Ten paces is really fucking close. A livewire tightens their stomach muscles. No breakfasts this morning. No texts or snaps either. For now, guns pointed down. 

They hold up their left hands, counting down from three on their fingers. They’ve practiced the pivot in the week leading up to today’s demo. Starting over each time they were out of sync. A hundred times until they were within milliseconds, using Nerf guns to simulate the actual duel. This play fighting was for children, an easy demonstration for their assignment, but they wanted a moment filled with the possibility of injury and death. 

Their turns were perfect, but the upswing of their arms was off. The weight of the guns unaccounted for as they each pulled a trigger. A crack of thunder rattled their hands, smoke exploded, the bore of slugs moved faster than a blink. One of them fell. Flat backed, sand sugaring an ear, the line of a jaw. The camera caught the one standing, dropping his gun. The dull metal glinted like a match struck. The boy stood for a second, before running toward his friend, fell to his knees in the sand, and synced their foreheads. shit, shit, shit

They love each other. Neither could say it out loud. There’s too much to say, so they never mention it. They’re bros and dudes clearing the space between them when things become too intimate. They make allowances to keep each other safe. 

The boy on the ground surfaces, moaning, clutching his throat, something crushed. The other boy looks around. Lost in the wonder of the lack of adults. They had made plans, scrupulous steps to take in case something went wrong, but the boy thinks of skipping rocks with his grandfather, thinks of juvie, of ways to cover this up.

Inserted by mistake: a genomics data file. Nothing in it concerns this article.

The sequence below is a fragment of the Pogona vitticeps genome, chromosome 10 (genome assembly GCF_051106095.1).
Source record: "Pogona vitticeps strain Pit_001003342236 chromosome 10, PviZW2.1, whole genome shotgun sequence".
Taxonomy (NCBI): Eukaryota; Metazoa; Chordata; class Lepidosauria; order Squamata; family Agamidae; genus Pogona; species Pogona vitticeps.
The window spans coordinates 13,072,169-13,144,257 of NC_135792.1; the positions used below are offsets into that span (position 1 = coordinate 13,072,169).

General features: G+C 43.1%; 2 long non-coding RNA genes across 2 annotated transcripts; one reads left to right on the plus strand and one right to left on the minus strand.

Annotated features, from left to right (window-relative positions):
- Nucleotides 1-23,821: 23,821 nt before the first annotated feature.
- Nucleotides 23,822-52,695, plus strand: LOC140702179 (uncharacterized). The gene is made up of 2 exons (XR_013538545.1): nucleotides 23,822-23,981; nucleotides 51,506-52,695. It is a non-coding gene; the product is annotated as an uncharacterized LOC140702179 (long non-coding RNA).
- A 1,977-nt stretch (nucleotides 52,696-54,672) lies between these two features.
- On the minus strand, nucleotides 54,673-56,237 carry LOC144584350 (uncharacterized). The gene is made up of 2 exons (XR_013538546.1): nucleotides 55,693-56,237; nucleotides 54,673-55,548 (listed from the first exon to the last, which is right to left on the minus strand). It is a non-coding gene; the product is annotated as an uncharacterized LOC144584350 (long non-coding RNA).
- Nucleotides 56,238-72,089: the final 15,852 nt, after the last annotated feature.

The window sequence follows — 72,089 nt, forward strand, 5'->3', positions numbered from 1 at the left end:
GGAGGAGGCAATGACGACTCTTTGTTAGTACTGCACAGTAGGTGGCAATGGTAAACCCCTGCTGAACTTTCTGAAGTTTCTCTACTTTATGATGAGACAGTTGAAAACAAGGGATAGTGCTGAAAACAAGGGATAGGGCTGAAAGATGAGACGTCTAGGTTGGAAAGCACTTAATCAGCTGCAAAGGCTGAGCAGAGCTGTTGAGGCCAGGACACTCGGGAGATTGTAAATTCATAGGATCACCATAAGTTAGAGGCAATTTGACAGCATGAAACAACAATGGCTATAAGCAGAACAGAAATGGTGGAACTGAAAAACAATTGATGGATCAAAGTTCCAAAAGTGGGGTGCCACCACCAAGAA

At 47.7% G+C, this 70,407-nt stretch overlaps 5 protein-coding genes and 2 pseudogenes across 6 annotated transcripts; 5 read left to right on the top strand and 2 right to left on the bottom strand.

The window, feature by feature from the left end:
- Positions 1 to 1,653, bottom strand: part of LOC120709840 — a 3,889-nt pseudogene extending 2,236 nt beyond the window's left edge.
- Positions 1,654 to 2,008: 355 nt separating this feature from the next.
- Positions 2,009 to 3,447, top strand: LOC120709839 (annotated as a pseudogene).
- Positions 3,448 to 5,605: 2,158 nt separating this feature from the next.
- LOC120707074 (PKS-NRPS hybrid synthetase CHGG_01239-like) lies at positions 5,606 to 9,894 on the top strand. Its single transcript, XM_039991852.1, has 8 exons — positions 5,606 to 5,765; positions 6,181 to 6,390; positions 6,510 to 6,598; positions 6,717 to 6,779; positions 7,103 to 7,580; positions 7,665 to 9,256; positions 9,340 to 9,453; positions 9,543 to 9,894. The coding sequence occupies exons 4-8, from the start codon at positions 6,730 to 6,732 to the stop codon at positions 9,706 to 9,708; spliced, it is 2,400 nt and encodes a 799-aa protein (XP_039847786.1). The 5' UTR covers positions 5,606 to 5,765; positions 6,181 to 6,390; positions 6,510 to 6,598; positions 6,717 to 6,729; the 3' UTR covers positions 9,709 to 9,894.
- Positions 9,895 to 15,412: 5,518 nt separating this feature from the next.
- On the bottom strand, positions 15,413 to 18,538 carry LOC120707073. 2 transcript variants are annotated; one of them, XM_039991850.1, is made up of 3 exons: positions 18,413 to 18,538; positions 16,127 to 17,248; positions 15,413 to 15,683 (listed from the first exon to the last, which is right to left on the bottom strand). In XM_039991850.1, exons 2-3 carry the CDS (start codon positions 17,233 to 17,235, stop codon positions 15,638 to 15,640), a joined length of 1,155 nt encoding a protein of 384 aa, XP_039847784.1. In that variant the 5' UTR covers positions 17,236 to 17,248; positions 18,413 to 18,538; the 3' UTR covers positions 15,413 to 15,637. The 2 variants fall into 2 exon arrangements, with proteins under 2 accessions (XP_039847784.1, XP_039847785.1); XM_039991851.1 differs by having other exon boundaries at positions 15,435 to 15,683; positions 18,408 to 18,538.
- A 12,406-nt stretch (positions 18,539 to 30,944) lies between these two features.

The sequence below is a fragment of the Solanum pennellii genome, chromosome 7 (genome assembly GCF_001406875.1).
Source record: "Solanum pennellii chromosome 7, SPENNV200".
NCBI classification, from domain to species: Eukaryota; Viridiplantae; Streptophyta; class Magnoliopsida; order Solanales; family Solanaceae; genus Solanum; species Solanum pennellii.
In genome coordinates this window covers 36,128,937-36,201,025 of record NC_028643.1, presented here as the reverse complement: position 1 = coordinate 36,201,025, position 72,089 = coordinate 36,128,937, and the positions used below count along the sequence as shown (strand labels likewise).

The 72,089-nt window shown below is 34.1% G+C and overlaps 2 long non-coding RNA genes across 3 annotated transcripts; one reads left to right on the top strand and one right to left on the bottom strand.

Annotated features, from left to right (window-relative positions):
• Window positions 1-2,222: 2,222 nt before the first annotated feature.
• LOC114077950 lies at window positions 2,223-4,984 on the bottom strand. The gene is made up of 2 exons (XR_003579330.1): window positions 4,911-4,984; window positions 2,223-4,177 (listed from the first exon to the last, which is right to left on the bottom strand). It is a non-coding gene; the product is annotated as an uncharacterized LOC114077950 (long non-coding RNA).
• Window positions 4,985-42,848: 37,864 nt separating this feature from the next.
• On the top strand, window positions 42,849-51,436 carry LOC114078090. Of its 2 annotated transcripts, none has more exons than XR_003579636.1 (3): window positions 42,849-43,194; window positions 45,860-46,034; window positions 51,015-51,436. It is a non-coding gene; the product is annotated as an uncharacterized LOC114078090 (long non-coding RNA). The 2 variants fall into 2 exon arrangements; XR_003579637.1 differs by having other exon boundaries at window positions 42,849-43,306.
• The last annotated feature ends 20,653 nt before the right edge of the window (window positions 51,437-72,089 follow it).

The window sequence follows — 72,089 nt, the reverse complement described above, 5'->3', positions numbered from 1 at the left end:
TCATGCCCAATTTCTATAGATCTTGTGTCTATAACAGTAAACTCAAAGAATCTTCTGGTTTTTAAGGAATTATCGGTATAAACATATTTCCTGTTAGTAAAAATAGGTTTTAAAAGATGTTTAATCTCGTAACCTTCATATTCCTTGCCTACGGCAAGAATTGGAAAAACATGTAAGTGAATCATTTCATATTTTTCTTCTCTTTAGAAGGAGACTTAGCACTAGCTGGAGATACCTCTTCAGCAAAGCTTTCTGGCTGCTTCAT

Everything caught on tape. Played throughout the trial. The pundits wonder how he could have forgotten about the phones. Silent witnesses even as he throws the guns into the lake. Even as he bends over the other boy, before running to the parking lot and his car. The patient way he reverses, puts the car in gear, heading out of town. Until his car runs out of gas, and the police surround him on the side of the highway two hundred and twenty-six miles from home.

Kevlar vest still on, looking like a child dressed in their father’s old parka, saying He’s dead, right? Just tell me

And they think they have a confession. But the standing boy hasn’t said anything, not really. The town police, the other boy’s parents, the prosecutor, the media all say they have the evidence. Everything is known, they say. As long as he retains those words, at least for now, it’s as if nothing of life-swerving consequence has occurred.


Tommy Dean is the author of two flash fiction chapbooks, Special Like the People on TV (Redbird Chapbooks, 2014) and Covenants (ELJ Editions, 2021), and a full flash collection, Hollows (Alternating Current Press 2022). He lives in Indiana, where he currently is the Editor at Fractured Lit and Uncharted Magazine. A recipient of the 2019 Lascaux Prize in Short Fiction, his writing can be found in Best Microfiction 2019 and 2020, Best Small Fiction 2019 and 2022, Monkeybicycle, and numerous litmags. Find him at and on Twitter @TommyDeanWriter.